American Family News spoke to Major Lewis Paul (a pseudonym), who has served in the Marine Corps for almost two decades. He finds himself in the same predicament as thousands of other Marines, having been denied religious accommodation for the Biden-imposed COVID-19 vaccination mandate. To date, not a single request for religious exemption within the Marine Corps has been granted by the Pentagon.
Paul has appealed directly to the Commandant of the Marine Corps – and if his appeal is denied, he will have 30 days to comply by taking the vaccine or face punitive separation from the Marine Corps.
As the Marine officer awaits a final decision, a number of things are weighing heavily on his mind. The most obvious, he says, are the military benefits that come with nearly 20 years of honorable service – which include healthcare benefits, a retirement pension, and school benefits for his child.
"Contrary to popular belief," he admits, "the skills many Marines have when they exit the Marine Corps are not always skills that transmit right into the civilian sector." As a result, he explains further, the loss of benefits could affect the future of any Marine forced to leave the Corps – including himself.
Deep wounds, betrayal hard to swallow
Having served in the Marine Corps for his "entire adult life," Paul shares that all he has ever known is the Marine Corps. It is with this perspective, he says, that one can see deeper wounds being inflicted on him and his fellow Marines.
For example, being forced out of an organization that prides itself for being "Always Faithful" for the crime of keeping his faith leaves him feeling "utterly betrayed," he admits – adding that that's a feeling he and many other Marines won't be able to walk away from unscarred.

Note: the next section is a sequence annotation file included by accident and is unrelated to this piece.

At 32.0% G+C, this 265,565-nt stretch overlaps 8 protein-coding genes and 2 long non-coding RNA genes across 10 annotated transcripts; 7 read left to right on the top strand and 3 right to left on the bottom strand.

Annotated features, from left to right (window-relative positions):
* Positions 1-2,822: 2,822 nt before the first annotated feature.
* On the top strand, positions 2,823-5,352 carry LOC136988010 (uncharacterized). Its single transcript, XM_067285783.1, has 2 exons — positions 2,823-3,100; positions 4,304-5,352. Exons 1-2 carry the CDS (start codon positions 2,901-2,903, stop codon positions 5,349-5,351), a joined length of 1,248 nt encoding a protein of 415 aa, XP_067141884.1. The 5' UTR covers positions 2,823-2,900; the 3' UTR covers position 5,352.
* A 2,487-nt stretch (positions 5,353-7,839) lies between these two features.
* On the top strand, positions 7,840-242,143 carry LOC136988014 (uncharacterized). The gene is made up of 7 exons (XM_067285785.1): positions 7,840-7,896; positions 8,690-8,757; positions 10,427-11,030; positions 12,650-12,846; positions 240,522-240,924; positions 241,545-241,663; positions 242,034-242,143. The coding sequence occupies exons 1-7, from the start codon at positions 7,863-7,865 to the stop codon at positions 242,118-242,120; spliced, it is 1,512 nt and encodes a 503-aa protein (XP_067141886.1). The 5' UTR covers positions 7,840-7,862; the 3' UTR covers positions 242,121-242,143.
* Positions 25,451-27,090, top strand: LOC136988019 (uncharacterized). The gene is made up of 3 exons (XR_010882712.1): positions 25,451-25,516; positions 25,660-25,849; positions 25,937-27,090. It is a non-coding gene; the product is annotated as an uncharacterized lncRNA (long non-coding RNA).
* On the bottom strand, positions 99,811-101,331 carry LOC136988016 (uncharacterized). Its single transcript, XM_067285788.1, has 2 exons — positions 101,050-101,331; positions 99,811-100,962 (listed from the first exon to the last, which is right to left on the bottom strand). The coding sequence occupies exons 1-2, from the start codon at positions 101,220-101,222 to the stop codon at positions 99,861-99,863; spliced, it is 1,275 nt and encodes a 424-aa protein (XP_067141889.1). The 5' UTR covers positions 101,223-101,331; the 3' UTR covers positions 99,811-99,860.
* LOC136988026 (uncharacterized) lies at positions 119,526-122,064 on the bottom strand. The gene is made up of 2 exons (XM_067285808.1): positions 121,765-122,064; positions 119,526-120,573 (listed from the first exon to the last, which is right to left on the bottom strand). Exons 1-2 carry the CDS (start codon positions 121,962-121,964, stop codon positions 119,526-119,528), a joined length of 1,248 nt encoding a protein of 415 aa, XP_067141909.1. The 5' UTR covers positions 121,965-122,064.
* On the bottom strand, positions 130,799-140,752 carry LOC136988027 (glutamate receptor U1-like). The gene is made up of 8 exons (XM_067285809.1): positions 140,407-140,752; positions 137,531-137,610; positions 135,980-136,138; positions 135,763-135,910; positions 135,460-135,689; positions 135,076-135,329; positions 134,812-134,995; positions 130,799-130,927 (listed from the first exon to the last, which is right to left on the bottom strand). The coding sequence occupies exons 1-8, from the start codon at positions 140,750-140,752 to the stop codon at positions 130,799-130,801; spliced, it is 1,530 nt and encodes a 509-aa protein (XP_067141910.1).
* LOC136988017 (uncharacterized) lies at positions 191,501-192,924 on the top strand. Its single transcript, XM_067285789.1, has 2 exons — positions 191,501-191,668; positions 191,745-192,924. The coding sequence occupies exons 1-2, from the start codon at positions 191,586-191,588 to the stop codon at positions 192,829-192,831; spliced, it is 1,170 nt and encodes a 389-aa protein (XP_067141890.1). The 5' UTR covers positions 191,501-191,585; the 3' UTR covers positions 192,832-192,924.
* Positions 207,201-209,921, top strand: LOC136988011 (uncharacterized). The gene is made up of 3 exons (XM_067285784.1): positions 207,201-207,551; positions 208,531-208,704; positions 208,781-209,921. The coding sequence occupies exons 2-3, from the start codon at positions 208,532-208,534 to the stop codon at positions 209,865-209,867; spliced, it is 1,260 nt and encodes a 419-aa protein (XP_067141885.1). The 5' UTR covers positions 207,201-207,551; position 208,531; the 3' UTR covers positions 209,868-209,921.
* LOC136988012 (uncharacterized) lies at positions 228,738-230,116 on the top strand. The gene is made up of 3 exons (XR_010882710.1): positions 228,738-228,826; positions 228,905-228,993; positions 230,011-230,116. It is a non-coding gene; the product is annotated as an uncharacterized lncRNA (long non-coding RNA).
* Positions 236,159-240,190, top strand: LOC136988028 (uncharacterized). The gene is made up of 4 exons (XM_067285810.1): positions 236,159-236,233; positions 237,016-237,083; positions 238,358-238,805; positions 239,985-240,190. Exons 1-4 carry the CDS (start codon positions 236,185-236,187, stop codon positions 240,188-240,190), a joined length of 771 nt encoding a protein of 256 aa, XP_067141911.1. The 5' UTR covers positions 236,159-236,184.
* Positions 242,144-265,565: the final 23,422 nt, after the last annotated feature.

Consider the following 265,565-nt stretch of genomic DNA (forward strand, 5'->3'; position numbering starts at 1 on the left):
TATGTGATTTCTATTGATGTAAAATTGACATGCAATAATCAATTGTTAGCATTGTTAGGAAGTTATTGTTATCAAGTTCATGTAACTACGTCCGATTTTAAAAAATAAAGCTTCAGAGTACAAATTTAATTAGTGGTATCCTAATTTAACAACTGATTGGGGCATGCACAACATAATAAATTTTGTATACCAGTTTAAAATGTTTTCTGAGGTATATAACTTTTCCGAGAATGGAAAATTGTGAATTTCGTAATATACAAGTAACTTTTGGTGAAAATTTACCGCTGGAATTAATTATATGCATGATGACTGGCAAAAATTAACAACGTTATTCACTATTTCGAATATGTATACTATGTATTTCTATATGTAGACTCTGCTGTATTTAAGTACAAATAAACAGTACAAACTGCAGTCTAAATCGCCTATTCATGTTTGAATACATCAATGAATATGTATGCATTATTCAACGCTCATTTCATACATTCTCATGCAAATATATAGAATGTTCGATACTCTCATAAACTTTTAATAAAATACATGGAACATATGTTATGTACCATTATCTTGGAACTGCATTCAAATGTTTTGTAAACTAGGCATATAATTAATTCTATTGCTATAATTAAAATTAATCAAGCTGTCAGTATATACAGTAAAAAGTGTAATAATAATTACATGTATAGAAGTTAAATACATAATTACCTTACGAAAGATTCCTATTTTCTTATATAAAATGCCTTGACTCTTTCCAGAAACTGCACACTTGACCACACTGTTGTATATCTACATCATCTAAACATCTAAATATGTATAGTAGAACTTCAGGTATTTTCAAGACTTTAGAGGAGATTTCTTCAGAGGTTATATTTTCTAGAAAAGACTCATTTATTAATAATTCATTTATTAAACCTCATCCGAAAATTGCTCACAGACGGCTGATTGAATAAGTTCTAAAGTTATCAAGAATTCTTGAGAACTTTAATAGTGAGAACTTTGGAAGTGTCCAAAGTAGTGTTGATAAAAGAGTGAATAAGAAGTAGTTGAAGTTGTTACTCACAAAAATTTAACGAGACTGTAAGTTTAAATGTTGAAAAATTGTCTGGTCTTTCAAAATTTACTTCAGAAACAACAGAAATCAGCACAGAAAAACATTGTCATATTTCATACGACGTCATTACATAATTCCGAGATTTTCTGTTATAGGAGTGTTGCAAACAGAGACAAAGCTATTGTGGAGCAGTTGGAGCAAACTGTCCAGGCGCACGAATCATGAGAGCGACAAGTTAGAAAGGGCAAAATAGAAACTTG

Paul goes on to say that the last year has been "absolute hell" for him and his family.
"Standing up against the vaccine mandate has been like working a second full-time job that takes a serious mental and physical toll," he says. "In addition, I've actually had to fill in for multiple personnel who fell out because they caught COVID – even though they were fully vaccinated."
He can chalk all those hardships up to being a Marine, but he admits it's the uncertainty and concern for the future of the Corps that causes the most grief. He once considered it "easy" to go on a deployment because he always knew the Marine Corps would take care of his family, even if he should fall in combat.
"But now," he laments, "there is a total loss of trust and confidence in leadership."
'Level of strength' an issue
According to Paul, the lapse in judgment regarding the full enforcement of the vaccine mandate has greater implications than most people realize. He points out that an estimated 40,000 to 50,000 active-duty servicemembers across the Department of Defense (roughly the equivalent of 40 to 50 battalions) have "refused to get the jab" – and that many more have chosen to "silently exit because they are disgusted by what they see in the leadership's decisions."
"That should alarm everyone," he warns. "Raw numbers of personnel matter, especially in light of threats coming from China and Russia."
Simply put, says Paul: The Marine Corps may be on the brink of finding itself at its lowest level of strength in modern history.
Military and civilian leadership, he contends, owe it to the Marine Corps to address each of these important issues without bias – and to get it right, he adds, it's going to take a lot of "honest conversation" from those leaders. In the meantime, he asks for prayer – not only for he and his family, but also for his comrades in the Corps.